Those with long memories (or those who own the appropriate box-set) cannot fail to remember the wonderful 1980s TV series Yes Minister, a political satire which featured the daily tussles between a government minister and senior civil servants.
Most of the episodes revolved around proposals for new policies, legislation or administrative change put forward by either the minister or civil service and the determined attempts of the other to frustrate the proposals, whilst purporting to support them. Of course, it was all fictional but, occasionally, so close to the truth that laughter was tinged with alarm bells.
The reason I mention this now is because, whenever Minister Jim Hacker put forward a scheme - which could clearly only end in a policy shambles, political calamity, public anger and a massive waste of money – Permanent Secretary Sir Humphrey Appleby would inevitably respond “Well that’s a very bold proposal, Minister”.
So it was when Conservative Minister Christopher Grayling – yes, that’s the same CG who the Yorkshire Post, thousands of rail users and MPs from all parties have been calling on to resign as Secretary of State for Transport, given the rail timetable shambles he oversaw this year, but then Justice Secretary - decided to press ahead with the privatisation of the probation service.
The probation service is responsible for the supervision of offenders in the community – either undertaking community service or following release from prison - and for providing reports to the criminal courts to assist judges in their sentencing judgements.
My Grayling is ideologically committed to privatisation. When senior civil servants told him his probation proposals were ‘bold’, he just told them to get on with it. When everyone concerned with the criminal justice system told him that his policies would end in failure, poor performance and waste vast sums of money, he told them they were wrong. In fact, the only people who supported Mr Grayling’s proposals were a few free-market think-tanks, ideologically committed to privatisation, and a number of companies which claimed wide expertise in the criminal justice system in the UK and overseas.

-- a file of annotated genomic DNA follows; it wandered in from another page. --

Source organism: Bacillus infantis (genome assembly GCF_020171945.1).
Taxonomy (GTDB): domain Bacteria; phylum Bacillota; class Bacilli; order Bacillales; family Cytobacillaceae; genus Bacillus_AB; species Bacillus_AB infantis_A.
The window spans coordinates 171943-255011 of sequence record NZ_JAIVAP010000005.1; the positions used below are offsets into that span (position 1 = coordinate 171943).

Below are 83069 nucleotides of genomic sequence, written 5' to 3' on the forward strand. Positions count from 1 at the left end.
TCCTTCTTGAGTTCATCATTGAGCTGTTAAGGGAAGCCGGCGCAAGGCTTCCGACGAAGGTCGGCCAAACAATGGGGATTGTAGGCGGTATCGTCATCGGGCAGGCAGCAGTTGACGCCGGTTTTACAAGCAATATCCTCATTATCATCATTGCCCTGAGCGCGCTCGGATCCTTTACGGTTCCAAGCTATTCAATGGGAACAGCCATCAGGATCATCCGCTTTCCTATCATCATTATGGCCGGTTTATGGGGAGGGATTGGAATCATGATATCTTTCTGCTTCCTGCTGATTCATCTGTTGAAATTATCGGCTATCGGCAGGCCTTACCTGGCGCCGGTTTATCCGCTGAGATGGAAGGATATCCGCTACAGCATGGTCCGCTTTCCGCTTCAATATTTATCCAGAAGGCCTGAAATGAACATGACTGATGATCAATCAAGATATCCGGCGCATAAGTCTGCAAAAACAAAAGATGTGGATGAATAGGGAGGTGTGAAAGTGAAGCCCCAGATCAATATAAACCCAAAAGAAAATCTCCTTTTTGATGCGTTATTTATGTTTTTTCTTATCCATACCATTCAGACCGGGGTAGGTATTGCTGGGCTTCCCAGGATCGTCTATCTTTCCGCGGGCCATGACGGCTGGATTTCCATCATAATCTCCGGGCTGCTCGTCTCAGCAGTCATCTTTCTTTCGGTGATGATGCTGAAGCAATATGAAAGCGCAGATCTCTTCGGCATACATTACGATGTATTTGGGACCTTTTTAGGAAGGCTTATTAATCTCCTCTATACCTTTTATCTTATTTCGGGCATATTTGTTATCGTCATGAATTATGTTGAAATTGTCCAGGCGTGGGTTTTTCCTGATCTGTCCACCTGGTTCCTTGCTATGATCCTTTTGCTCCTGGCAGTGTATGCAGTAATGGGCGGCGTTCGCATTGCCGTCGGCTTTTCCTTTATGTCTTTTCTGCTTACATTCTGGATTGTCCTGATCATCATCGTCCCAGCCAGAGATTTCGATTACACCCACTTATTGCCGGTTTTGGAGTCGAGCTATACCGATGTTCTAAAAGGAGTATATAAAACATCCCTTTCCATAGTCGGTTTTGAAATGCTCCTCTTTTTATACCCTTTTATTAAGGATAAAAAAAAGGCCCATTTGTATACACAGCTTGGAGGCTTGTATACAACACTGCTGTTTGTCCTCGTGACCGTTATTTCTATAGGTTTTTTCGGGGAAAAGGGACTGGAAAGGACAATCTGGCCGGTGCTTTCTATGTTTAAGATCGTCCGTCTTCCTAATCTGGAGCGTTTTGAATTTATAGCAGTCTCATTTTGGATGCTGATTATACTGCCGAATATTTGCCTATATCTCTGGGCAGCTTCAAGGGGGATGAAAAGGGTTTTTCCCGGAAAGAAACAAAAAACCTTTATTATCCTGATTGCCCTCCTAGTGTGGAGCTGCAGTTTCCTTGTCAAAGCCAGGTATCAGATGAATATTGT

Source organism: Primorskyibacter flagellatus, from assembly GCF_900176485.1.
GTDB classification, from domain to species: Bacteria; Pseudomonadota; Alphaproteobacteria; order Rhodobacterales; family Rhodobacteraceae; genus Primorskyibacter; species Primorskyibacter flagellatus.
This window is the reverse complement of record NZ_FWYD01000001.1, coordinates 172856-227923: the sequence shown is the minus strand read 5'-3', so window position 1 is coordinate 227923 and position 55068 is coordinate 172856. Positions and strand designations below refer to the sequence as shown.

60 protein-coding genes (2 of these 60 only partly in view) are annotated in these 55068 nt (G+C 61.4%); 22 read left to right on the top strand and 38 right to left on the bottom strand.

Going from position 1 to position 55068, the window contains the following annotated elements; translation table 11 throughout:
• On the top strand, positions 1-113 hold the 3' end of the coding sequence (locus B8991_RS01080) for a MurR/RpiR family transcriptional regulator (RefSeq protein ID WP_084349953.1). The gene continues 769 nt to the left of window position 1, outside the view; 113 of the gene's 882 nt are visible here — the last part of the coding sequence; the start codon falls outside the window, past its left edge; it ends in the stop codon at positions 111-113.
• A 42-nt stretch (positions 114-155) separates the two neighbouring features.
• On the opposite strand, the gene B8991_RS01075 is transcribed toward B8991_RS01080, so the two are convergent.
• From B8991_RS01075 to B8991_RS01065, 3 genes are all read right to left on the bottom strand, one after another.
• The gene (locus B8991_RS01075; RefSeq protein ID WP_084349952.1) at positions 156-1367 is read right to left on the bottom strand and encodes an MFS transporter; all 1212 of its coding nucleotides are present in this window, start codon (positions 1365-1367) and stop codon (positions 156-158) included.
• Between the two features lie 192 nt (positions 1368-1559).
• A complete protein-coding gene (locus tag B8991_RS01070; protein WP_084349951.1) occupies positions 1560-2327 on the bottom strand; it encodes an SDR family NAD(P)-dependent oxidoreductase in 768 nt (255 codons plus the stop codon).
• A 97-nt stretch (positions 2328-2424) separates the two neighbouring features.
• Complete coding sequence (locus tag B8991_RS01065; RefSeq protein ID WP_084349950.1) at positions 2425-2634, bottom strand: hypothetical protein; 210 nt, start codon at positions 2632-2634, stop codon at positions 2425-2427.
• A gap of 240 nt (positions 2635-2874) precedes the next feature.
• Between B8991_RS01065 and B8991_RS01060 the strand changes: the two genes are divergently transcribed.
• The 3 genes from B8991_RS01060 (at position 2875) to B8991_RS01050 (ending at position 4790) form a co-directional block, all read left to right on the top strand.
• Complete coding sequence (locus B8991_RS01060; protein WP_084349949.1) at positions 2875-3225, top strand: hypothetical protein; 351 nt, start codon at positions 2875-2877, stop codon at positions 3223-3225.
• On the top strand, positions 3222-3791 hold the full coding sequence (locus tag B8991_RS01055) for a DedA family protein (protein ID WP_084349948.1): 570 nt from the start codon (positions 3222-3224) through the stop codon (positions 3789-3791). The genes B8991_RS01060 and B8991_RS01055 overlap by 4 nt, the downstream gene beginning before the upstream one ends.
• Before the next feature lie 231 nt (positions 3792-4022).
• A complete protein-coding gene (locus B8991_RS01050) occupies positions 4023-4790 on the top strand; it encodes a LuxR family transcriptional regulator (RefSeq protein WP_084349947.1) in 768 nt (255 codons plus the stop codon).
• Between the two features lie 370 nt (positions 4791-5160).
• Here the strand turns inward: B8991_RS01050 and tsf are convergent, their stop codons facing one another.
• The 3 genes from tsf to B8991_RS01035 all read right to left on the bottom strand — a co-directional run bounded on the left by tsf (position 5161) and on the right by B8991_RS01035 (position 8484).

Yes, you’ve guessed. These companies included those – like G4S and Serco - who had been busy ripping off the public purse by charging millions of pounds for claiming to have fitted and be monitoring the tags of people who were dead or in prison. G4S had to repay £104m and Serco repaid £71m for over-charging. It wasn’t surprising that they supported privatisation but, given their performance, alarm bells should have been ringing loudly in Mr Grayling’s ears. But no, he pressed ahead with his ideological experiment.
It has been a complete and utter disaster.
Not only did service performance drop dramatically - we learned of offenders only being supervised over the telephone – but it also proved a financial disaster. Last year, the government was forced to spend an extra £342m to bail out the privatised ‘community rehabilitation companies’.
Earlier this year, the National Audit Office produced a scathing report about the new services. This was followed by similar scathing reports from the chief inspector of probation and the all-party justice committee.
Finally, last month, the new Conservative Justice Secretary David Gaulke announced that the eight private firms that run these ‘community rehabilitation companies’ will have their contracts terminated in 2020, two years earlier than agreed. Just to prop up this service until 2020 will cost an additional £170m.
So, Mr Grayling’s ideological venture has proved to have cost more than an additional £500m and much more money will now have to be spent in recreating a probation service from 2020.
Mr Grayling’s experiment was not bold. It was criminal.